Teton County School District No. 1 wants drivers to slow down near Munger Mountain Elementary School, but school officials won’t be on South Highway 89 waving signs that say, “slow down.”
Instead, the district sent a letter to the Teton County Board of County Commissioners imploring the board to ask the Wyoming Department of Transportation to lower the speed limit near the recently constructed school.
“The District firmly believes that traffic mitigation to remind drivers to maintain a safe speed proximate to the school is vital to ensuring student and motorist life/safety objectives are provided for,” the letter reads.
Signed by school board Chairwoman Betsy Carlin, the letter asks for variable speed signing that would allow the speed limit to be lowered during certain times of day. The request asks for the speed limit to drop to 45 mph between 7:30 to 8:30 a.m. and 2:30 to 3:30 p.m., Monday through Friday. The proposed change would be in effect from September to mid-June.
“The District believes minor reductions in the speed limit at select times during the day would greatly improve safety,” the letter says.
The speed limit on that stretch of Highway 89 is 55 mph.
Writing the letter is a necessary formality because the district cannot directly ask WYDOT for the change; instead, the board of county commissioners must do so. The district sent the letter Dec. 11, but discussion of the change hasn’t made the board’s agenda as of yet.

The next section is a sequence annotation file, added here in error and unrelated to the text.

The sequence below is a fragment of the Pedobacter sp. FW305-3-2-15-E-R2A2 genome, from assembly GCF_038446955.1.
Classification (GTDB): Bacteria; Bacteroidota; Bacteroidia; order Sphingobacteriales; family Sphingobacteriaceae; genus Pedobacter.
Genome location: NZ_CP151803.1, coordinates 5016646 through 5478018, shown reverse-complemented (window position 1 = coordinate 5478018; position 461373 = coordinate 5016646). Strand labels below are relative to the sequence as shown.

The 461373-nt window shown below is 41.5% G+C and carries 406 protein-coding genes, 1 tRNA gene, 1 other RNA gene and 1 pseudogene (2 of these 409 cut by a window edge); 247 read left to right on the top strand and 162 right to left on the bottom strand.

No matter when the discussion does come up in a meeting, a speed limit reduction will take time. WYDOT District Traffic Engineer Darin Kaufman said a change is unlikely until the South Highway 89 widening project is complete, still over a couple of years away. The agency would also have to conduct studies to determine whether a reduction is even feasible.
“We follow a federal manual and state law that requires us to do an engineering study for any adjustments for speed up or down,” he said. “The basic focus is on the motoring traffic and how they react to the situation.”
Kaufman said the widening of the highway will change traffic flows, so he would likely conduct a study following the completion of the project, slated to conclude by July 2022. He did collect data before Munger was constructed, and Jorgensen Associates conducted a study around the same time that recommended no changes to the speed limit.
The district says in its letter that driver speeds and numbers have increased since the Jorgensen study, but Kaufman said because of construction he wouldn’t be able to confirm those claims until Highway 89 work is done.
“What we like to do is make sure that the data is not biased by outside factors,” he said. “I advised the school before that we might not be able to get good data until after that section of roadway is fully built.”